Discussion in 'Fisher' started by cbottorff, Feb 14, 2010.
Fisher RS-1030 Stereo Receiver Pics
Hello Everyone! This is my first post and you will being seeing more of me when I have time to post.
I received a Fisher RS-1022 for FREE a few weeks ago. New speaker fuses and it works and sounds great. The only thing wrong is a few of the bulbs are burnt out. I just bought some from a guy tonight, once I get them I will post some pix.
I can't believe it's only 22 WPC, it can push my Pioneer speakers pretty hard, comes close to my SA-1050 Pioneer Int Amp. I think this sounds just as good if not just slightly better, I'm watching a pair of Fisher speakers and a casette deck. The brand has sure gained my respect.
Just curious, what years was the 1022 produced?
In post #40 yrly says:
> In regards to the Fisher RS-1080, the THD specs were
> updated in a later brouchure about that model,
> additionally a 4 ohm power spec was provided.
I have the 4 ohm load information for all the European models and so presume that this same information applies to all the same North American models as well. If my educated guess is correct, the only internal difference(s) at that point in time (the 1977-1981 era) between the North American and the European models is additional fusing for transformer secondary windings and the user selectable multiple voltage / frequency power transformer primary provision of 110V/220V and 50Hz/60Hz operation. As for THD improvement, all manufacturers were and are constantly improving their designs, the Fisher service manuals themselves are very keen and immediate to point this fact out. But I'm sure you know this.
> I own 3 Fisher RS-1060s (one still in the original box)
> and two RS-1080s. Highly under rated receivers that will
> hold their own against some of the better stuff.
One idea that I have to improve / re-engineer a Fisher RS-1060 or RS-1080 is to extend the back of the receiver another eight to ten to twelve inches and add another power supply transformer and capacitors for "dual mono" operation.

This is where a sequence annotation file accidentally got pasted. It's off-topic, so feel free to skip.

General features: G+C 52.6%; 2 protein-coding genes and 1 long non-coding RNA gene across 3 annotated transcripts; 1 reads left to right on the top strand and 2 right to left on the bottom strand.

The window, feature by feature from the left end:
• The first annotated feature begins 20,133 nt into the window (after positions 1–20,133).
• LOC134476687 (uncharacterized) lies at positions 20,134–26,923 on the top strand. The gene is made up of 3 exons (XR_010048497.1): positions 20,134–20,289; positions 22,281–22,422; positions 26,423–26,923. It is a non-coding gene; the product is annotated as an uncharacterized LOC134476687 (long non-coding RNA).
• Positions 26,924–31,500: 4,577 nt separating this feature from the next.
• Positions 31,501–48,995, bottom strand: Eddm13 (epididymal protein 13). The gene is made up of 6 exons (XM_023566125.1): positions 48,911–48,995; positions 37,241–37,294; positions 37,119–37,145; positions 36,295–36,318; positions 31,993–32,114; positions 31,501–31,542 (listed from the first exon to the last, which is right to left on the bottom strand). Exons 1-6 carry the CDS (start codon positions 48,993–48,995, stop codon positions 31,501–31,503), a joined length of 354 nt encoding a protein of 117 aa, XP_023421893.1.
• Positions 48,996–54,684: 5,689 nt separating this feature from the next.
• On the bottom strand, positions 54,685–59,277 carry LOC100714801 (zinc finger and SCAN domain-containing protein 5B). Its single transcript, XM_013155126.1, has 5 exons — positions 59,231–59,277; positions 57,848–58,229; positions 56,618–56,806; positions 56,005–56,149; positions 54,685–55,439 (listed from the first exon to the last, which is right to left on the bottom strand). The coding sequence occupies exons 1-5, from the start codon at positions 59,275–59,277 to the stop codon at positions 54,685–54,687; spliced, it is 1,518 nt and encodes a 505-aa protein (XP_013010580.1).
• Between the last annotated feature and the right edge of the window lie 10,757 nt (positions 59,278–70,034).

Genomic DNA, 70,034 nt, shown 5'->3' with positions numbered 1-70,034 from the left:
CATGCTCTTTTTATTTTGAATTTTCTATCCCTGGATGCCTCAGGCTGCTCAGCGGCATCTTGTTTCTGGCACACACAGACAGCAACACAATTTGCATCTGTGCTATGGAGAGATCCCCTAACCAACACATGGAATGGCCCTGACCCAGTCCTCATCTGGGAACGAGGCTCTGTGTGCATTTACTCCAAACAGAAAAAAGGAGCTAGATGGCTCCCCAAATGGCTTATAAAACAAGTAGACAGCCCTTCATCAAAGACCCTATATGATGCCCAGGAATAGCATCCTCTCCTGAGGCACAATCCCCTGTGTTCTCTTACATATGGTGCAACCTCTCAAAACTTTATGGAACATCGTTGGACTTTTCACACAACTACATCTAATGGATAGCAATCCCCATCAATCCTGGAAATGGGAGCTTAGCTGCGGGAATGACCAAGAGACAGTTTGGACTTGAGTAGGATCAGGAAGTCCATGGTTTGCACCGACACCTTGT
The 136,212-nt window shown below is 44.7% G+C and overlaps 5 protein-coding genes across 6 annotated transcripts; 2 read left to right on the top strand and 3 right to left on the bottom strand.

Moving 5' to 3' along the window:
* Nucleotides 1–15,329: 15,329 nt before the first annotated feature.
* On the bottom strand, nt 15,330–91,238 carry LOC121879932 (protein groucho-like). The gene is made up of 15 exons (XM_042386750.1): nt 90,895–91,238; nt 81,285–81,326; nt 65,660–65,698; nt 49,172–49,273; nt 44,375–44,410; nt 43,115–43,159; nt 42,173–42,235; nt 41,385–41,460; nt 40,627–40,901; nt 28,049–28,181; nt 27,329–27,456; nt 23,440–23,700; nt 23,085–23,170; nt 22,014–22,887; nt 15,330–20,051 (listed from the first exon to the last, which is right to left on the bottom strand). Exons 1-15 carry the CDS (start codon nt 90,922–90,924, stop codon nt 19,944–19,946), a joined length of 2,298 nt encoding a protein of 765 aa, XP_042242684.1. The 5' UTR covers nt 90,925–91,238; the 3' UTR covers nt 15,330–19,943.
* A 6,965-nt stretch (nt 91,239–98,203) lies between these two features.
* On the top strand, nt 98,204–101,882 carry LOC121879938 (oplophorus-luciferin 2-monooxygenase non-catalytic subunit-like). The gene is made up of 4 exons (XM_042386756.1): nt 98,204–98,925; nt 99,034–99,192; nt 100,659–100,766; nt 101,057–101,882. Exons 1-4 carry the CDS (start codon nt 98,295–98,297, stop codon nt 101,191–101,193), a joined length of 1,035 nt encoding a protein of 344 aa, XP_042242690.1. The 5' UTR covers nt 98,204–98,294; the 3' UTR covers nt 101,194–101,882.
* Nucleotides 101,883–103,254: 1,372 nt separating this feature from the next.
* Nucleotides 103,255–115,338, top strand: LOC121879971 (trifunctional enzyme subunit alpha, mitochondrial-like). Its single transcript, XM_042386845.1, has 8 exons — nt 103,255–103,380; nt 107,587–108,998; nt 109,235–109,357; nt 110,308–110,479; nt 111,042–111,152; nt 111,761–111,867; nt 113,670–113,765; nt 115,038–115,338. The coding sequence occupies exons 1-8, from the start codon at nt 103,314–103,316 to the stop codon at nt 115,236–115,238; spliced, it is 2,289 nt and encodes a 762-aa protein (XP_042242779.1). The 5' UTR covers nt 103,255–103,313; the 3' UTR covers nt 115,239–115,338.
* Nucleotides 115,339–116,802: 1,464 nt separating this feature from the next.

I've been collecting tons of pictures of receivers and carefully studying their internal construction to see which makes and models' mechanical construction will allow the removal of the back panel with the removal and replacement of longer / larger side chassis rails and rear chassis deck(s) to allow (much) larger power supplies and power device heat sinks to be mounted.
The mechanical exploded view(s) in service manuals are very helpful showing which receivers can be most easily re-engineered in this fashion without cosmetically destroying the receiver or making a lot of other changes to the other internal portions. For instance:
Dimensions H x W x D (Inches) .................... 7-3/8" x 23-3/4" x 16-15/16"
Dimensions H x W x D (Inches) .................... 7-3/8" x 23-3/4" x 18-9/16"
The height and width are the same, but wait, what is this difference in depth? These subtle size differences are not visible to the casual observer unless you have both receivers sitting side by side or you have been carefully comparing dimensions in pictures and the service manuals as I have.
The RS-1080 is slightly more than an inch and a half longer than the RS-1060. I'm just carrying this extension on a bigger and better conclusion, and these particular Fishers being already about 6 inches wider than they are deep, by altering their dimensions to be approximately 6 inches deeper than they are wide doesn't create a strange or unusual dimensional footprint either.
I already had this idea firmly in mind for some time when the final icing on the cake came as I stumbled upon these pictures of a Fisher RS-1080 being aggressively serviced and restored when having it's power amplifier heatsink and driver board assemblies removed, serviced and then reinstalled while still remaining structurally intact. The next step is remove perhaps a dozen or more screws, unsolder and disconnect some wires and drop the old rear deck out to swap in a new one. All that is necessary is to fabricate longer and larger rail(s) and deck(s) to insert the power supply(ies) and amplifier(s) of your dream(s). Finally, the longer top and bottom covers are just so much piecemeal.
Some 1600x1200 res "heart attack" pics to follow.
Said RS-1080 restoration pics. There are 16 pics total. I'm only posting 3 for now.
Very commendable work you're doing for the Fisher fans :thmbsp:.
I found a Fisher RS-2003 in the weeds along a trail over 10yrs ago. The output ICs are both bad and a few other small components. I have'nt bought the replacement ICs yet because I can't Identify one of the diodes (D17) that is physically broken. I had a thread going a while back for it. Some of the pics are gone from it though.
Mayhap the service manual can give more info on this diode thing so I can finish the fix?
Here's my RS-2003 the wife bought me last week. Plays pretty decent. Still have to get a bulb. AND the Manuals...